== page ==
SEOUL, South Korea (AP) — South Korea’s government said Wednesday that it will press charges against two activist groups that have been floating anti-Pyongyang leaflets and bottles filled with rice to North Korea.
Any action against the groups is likely to trigger a debate over freedom of expression in South Korea, and whether President Moon Jae-in’s liberal government is sacrificing democratic principles to keep alive his ambitions for inter-Korean engagement.
The announcement by Seoul’s Unification Ministry came a day after North Korea said it was cutting off all communication channels with South Korea over its inability to prevent North Korean defectors and other activists from flying the leaflets across the border.
Yoh Sang-key, the ministry’s spokesman, told reporters the two organizations facing charges had “created tensions between the South and North and brought danger to the lives and safety of (South Korean) residents in border areas.”
The ministry said last week that the government would push new laws to ban activists from flying the leaflets across the border, after the North threatened to end an inter-Korean military agreement reached in 2018 to reduce tensions if Seoul failed to prevent the protests.
Aside from severing government and military communication channels, the North also said it would permanently shut down a liaison office and a factory park in the border town of Kaesong, which have been major symbols of reconciliation.
For years, activists have floated huge balloons into North Korea carrying leaflets criticizing leader Kim Jong Un over his nuclear ambitions and dismal human rights record. The leafleting has sometimes triggered a furious response from North Korea, which bristles at any attempt to undermine its leadership.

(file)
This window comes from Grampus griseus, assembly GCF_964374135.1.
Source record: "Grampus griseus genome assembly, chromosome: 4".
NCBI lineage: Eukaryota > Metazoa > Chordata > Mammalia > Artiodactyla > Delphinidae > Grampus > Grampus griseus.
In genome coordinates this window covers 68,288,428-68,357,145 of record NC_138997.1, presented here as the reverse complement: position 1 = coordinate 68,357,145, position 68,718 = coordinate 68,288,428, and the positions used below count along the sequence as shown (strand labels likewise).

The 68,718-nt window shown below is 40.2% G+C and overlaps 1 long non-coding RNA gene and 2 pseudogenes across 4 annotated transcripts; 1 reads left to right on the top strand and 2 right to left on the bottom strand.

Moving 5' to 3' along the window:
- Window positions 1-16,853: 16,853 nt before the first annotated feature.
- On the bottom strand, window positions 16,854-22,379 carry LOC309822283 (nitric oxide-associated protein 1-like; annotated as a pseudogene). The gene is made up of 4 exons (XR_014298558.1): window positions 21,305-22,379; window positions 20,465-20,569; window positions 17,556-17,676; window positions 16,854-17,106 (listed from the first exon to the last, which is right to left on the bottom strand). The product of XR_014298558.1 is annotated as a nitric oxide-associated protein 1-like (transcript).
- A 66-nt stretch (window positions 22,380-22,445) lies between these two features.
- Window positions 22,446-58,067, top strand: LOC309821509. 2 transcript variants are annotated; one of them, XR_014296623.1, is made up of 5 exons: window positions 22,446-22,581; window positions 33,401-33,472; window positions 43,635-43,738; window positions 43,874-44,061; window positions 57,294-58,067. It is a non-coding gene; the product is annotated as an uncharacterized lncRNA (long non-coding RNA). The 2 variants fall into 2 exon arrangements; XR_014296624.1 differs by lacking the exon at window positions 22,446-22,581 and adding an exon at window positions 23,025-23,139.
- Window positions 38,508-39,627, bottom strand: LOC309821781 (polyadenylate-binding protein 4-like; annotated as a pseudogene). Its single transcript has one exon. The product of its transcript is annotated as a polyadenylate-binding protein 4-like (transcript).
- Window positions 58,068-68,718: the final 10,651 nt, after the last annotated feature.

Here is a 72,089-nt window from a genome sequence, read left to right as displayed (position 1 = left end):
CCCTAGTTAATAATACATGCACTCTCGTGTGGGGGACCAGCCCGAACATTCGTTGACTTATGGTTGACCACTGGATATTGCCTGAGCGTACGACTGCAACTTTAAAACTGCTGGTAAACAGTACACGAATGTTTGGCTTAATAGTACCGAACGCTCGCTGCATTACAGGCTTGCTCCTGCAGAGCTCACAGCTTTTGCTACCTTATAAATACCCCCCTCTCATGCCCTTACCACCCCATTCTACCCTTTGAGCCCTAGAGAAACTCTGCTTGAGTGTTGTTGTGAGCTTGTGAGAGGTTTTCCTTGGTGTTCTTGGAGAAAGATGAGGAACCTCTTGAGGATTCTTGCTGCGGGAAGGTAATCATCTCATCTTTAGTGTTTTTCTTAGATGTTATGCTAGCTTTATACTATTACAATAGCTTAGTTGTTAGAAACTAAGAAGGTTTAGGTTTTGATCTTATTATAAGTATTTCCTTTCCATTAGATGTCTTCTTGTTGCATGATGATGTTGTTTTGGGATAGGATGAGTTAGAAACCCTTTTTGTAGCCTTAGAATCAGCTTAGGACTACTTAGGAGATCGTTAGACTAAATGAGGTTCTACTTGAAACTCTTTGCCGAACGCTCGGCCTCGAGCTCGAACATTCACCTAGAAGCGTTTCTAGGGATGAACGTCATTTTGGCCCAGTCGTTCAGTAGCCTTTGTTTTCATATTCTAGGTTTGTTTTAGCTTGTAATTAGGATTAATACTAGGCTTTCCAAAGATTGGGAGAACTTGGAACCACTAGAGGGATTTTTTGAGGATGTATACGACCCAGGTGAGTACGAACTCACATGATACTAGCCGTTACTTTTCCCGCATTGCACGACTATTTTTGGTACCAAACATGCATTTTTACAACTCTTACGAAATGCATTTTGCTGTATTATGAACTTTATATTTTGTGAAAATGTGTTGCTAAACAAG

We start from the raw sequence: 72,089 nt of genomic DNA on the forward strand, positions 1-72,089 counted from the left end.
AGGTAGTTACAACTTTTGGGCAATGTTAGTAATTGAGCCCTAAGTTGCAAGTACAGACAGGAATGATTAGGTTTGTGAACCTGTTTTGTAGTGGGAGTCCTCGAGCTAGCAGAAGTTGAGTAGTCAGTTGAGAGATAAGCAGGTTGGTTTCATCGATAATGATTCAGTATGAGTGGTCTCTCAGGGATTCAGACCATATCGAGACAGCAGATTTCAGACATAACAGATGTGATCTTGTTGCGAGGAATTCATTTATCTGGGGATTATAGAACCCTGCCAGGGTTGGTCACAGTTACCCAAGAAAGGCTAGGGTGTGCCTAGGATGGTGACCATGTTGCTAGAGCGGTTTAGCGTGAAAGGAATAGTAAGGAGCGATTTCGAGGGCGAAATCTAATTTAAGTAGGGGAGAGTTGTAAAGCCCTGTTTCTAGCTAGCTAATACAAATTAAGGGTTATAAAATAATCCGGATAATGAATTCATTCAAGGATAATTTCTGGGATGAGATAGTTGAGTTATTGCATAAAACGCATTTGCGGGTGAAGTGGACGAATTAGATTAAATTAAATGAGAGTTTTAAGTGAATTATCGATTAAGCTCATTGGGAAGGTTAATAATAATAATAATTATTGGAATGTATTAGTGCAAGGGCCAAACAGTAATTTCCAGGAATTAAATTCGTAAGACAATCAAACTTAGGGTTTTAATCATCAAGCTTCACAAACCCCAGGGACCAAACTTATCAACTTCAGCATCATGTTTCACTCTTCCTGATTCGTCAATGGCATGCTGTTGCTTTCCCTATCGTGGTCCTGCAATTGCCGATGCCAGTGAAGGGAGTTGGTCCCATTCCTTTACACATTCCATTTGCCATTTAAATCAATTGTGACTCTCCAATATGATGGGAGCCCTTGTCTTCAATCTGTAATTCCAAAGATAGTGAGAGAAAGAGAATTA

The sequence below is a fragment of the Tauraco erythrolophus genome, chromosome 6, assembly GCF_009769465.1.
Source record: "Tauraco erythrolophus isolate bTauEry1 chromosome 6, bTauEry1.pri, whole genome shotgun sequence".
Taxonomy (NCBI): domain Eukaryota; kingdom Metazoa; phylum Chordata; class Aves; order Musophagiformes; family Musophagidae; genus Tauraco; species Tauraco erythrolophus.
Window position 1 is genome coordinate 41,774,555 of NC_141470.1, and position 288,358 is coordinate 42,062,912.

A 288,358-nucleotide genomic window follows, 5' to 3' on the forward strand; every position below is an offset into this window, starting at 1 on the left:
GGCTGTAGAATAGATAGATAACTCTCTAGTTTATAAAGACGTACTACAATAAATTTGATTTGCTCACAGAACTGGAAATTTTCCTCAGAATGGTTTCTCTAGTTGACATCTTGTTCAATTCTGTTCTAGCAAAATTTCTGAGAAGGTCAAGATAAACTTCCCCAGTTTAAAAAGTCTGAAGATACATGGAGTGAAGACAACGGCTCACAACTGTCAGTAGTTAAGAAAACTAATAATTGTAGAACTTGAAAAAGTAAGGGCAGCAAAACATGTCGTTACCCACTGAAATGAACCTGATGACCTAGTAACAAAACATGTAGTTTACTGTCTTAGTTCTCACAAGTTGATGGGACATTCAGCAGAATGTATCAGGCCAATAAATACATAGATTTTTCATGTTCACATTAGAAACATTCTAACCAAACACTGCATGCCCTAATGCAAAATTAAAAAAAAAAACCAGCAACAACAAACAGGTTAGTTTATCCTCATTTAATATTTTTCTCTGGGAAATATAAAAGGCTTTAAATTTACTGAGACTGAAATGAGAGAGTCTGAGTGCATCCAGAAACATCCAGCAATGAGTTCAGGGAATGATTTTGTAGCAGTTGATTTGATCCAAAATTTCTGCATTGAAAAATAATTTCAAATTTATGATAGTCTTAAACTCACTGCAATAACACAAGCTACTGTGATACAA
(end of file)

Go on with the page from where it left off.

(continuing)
In 2014, soldiers exchanged fire after South Korean activists released propaganda balloons across the Demilitarized Zone, but no casualties were reported.
While Seoul has sometimes sent police officers to block the activists during sensitive times, it had previously resisted North Korea’s calls to fully ban them, saying they were exercising their freedom.
Yoh said that the two groups, led by North Korean defector Park Sang-hak and his brother Park Jung-oh, violated a law governing inter-Korean exchanges and cooperation by sending unauthorized materials to the North. The ministry confirmed it was the first time the law was being used against defectors' activities.
Park Sang-hak’s Fighters for a Free North Korea has launched balloons with anti-Pyongyang leaflets for years. Park Jung-oh leads the group Keun Saem, which on Monday unsuccessfully tried to float rice-filled bottles into North Korea from a border town before being blocked by South Korean police.
Neither group answered repeated calls for comment Wednesday.
The ministry didn’t say whether it was planning to take similar legal action against another group led by Lee Min-bok, also a North Korean defector who has been flying leaflets into the North for years.
Experts say North Korea’s move to cut off communication channels was likely more than just about leafleting as it comes after months of frustration over Seoul’s unwillingness to defy U.S.-led sanctions and resume inter-Korean economic projects that would breathe life into the North’s broken economy.
North Korea has suspended virtually all cooperation with South Korea in recent months amid a stalemate in larger nuclear negotiations with Washington. The talks faltered last year with the Americans rejecting the North's demands for major sanctions relief in exchange for partial surrender of its nuclear capabilities.
South Korea’s government and military said officials tried to contact their North Korean counterparts via several channels after the North’s announcement on Tuesday but got no answer. Yoh said Wednesday his ministry will stop trying before the Koreas agree to resume the channels.
The liaison office in Kaesong has been closed since late January after the Koreas agreed to temporarily shut it until the COVID-19 pandemic is controlled.
The city is also the location of a now-shuttered factory complex that combined South Korean capital and technology with cheap North Korean labor. Seoul’s previous conservative government shut it down in 2016 following a North Korean nuclear test, removing a crucial cash source for North Korea’s struggling economy.